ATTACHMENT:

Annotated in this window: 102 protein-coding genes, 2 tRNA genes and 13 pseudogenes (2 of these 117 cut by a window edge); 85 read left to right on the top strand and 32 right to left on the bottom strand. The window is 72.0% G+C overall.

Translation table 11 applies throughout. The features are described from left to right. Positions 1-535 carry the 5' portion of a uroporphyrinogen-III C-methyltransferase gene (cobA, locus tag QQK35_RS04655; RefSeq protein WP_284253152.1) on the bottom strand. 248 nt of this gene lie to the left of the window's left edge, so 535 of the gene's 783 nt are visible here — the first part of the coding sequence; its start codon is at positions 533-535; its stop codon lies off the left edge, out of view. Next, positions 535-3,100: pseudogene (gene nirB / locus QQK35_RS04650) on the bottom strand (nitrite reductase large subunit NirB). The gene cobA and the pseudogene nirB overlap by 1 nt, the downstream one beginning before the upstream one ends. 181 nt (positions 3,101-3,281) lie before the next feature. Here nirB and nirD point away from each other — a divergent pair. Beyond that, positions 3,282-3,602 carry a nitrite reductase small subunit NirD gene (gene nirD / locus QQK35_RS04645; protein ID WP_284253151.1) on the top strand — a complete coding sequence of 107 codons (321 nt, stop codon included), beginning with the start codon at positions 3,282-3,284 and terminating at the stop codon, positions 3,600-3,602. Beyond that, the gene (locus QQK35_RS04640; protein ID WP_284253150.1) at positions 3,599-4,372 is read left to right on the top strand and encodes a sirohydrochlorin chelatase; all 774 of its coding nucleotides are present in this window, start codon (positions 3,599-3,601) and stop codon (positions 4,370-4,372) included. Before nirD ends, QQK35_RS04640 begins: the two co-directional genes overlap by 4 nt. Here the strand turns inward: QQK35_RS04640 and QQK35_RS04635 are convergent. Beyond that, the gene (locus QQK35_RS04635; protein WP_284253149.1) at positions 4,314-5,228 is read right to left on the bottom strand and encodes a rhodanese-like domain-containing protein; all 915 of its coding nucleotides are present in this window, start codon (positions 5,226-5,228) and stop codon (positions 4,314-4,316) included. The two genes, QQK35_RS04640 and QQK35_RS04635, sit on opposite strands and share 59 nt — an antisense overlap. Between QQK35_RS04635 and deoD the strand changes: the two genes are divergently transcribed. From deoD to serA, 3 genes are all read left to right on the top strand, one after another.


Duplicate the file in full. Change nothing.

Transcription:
Annotated in this window: 102 protein-coding genes, 2 tRNA genes and 13 pseudogenes (2 of these 117 cut by a window edge); 85 read left to right on the top strand and 32 right to left on the bottom strand. The window is 72.0% G+C overall.

Translation table 11 applies throughout. The features are described from left to right. Positions 1-535 carry the 5' portion of a uroporphyrinogen-III C-methyltransferase gene (cobA, locus tag QQK35_RS04655; RefSeq protein WP_284253152.1) on the bottom strand. 248 nt of this gene lie to the left of the window's left edge, so 535 of the gene's 783 nt are visible here — the first part of the coding sequence; its start codon is at positions 533-535; its stop codon lies off the left edge, out of view. Next, positions 535-3,100: pseudogene (gene nirB / locus QQK35_RS04650) on the bottom strand (nitrite reductase large subunit NirB). The gene cobA and the pseudogene nirB overlap by 1 nt, the downstream one beginning before the upstream one ends. 181 nt (positions 3,101-3,281) lie before the next feature. Here nirB and nirD point away from each other — a divergent pair. Beyond that, positions 3,282-3,602 carry a nitrite reductase small subunit NirD gene (gene nirD / locus QQK35_RS04645; protein ID WP_284253151.1) on the top strand — a complete coding sequence of 107 codons (321 nt, stop codon included), beginning with the start codon at positions 3,282-3,284 and terminating at the stop codon, positions 3,600-3,602. Beyond that, the gene (locus QQK35_RS04640; protein ID WP_284253150.1) at positions 3,599-4,372 is read left to right on the top strand and encodes a sirohydrochlorin chelatase; all 774 of its coding nucleotides are present in this window, start codon (positions 3,599-3,601) and stop codon (positions 4,370-4,372) included. Before nirD ends, QQK35_RS04640 begins: the two co-directional genes overlap by 4 nt. Here the strand turns inward: QQK35_RS04640 and QQK35_RS04635 are convergent. Beyond that, the gene (locus QQK35_RS04635; protein WP_284253149.1) at positions 4,314-5,228 is read right to left on the bottom strand and encodes a rhodanese-like domain-containing protein; all 915 of its coding nucleotides are present in this window, start codon (positions 5,226-5,228) and stop codon (positions 4,314-4,316) included. The two genes, QQK35_RS04640 and QQK35_RS04635, sit on opposite strands and share 59 nt — an antisense overlap. Between QQK35_RS04635 and deoD the strand changes: the two genes are divergently transcribed. From deoD to serA, 3 genes are all read left to right on the top strand, one after another.